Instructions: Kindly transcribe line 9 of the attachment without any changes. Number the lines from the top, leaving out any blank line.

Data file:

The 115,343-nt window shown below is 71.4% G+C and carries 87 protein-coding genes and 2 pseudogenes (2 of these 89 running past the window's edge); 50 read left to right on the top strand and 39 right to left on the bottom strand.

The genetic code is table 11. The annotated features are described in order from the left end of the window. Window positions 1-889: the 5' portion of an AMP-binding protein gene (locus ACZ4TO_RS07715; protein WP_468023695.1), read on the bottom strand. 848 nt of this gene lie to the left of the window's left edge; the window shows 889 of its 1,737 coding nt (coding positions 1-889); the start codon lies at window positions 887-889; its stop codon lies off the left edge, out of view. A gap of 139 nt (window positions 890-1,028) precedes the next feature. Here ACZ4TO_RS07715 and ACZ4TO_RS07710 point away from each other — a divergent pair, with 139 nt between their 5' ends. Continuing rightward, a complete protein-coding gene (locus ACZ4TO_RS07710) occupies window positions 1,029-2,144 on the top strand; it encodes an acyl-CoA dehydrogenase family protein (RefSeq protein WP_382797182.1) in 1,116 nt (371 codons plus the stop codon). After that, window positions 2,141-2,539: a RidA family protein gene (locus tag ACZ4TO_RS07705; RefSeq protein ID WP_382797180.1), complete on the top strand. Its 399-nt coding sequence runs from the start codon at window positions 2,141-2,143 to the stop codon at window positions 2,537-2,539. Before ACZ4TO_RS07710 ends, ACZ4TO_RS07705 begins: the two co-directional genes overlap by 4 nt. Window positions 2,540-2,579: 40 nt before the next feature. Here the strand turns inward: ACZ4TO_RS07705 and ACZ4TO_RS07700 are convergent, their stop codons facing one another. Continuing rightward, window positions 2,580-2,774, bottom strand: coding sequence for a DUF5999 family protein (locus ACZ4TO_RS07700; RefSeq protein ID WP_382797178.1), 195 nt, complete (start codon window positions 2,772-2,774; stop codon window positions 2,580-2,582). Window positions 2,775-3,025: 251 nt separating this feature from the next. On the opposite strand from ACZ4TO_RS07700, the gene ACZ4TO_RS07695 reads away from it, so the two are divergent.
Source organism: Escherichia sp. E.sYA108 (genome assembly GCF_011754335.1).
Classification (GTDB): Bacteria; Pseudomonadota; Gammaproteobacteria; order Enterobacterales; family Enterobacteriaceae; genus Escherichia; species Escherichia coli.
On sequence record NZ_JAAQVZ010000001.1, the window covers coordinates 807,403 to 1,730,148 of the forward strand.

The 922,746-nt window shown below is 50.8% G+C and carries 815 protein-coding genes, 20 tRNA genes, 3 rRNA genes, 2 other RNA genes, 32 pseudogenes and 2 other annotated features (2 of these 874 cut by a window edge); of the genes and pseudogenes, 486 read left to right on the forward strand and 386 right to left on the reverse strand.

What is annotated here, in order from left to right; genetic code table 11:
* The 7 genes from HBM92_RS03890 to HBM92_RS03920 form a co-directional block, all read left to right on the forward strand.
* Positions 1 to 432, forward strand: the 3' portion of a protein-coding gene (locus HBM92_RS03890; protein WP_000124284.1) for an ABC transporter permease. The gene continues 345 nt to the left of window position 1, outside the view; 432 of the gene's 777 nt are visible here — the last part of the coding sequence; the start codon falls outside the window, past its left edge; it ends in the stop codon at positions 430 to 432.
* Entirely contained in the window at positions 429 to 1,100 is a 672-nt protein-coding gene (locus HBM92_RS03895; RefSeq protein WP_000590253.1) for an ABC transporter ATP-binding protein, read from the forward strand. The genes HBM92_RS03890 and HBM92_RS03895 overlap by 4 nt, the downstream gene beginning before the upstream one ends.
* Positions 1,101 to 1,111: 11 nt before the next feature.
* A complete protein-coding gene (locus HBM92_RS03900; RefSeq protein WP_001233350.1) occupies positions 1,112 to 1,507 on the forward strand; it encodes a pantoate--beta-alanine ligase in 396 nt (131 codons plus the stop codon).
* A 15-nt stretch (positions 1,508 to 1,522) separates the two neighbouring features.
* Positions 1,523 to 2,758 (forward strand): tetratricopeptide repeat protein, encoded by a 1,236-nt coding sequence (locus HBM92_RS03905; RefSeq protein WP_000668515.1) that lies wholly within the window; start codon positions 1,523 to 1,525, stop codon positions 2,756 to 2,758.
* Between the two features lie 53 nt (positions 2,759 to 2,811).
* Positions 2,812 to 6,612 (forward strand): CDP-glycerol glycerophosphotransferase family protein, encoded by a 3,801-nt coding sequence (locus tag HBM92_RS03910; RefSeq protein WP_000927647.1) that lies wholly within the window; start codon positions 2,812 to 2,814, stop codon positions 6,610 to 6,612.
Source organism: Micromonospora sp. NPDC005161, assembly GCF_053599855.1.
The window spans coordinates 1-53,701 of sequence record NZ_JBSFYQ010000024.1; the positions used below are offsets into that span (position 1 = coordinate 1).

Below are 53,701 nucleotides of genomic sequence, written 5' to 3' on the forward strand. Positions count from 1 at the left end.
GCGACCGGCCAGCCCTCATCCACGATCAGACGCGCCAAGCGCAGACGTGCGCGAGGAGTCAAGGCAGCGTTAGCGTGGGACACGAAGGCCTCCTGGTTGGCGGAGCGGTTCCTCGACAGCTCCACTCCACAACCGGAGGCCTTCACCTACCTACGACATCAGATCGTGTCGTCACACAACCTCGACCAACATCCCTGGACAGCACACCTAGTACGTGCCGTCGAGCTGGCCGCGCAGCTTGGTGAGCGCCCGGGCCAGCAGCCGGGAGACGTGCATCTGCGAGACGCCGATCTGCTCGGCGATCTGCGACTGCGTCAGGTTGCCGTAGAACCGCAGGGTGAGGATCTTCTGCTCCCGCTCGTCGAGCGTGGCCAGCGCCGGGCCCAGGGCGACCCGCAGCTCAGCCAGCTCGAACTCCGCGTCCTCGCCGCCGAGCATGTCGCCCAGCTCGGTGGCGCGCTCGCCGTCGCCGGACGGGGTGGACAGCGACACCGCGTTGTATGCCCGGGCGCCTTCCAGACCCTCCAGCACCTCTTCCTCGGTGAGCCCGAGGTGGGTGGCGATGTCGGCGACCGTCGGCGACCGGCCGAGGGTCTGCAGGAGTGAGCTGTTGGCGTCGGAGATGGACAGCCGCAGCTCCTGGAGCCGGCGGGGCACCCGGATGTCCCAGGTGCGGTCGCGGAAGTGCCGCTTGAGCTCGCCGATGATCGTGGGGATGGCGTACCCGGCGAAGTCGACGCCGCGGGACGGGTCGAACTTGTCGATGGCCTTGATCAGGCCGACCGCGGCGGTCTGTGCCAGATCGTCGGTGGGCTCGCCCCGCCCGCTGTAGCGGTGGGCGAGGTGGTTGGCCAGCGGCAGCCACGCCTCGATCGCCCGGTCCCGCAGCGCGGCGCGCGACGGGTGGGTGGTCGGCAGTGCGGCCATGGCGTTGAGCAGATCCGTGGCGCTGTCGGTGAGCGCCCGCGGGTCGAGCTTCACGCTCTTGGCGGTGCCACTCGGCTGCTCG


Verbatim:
* Positions 1 to 432, forward strand: the 3' portion of a protein-coding gene (locus HBM92_RS03890; protein WP_000124284.1) for an ABC transporter permease. The gene continues 345 nt to the left of window position 1, outside the view; 432 of the gene's 777 nt are visible here — the last part of the coding sequence; the start codon falls outside the window, past its left edge; it ends in the stop codon at positions 430 to 432.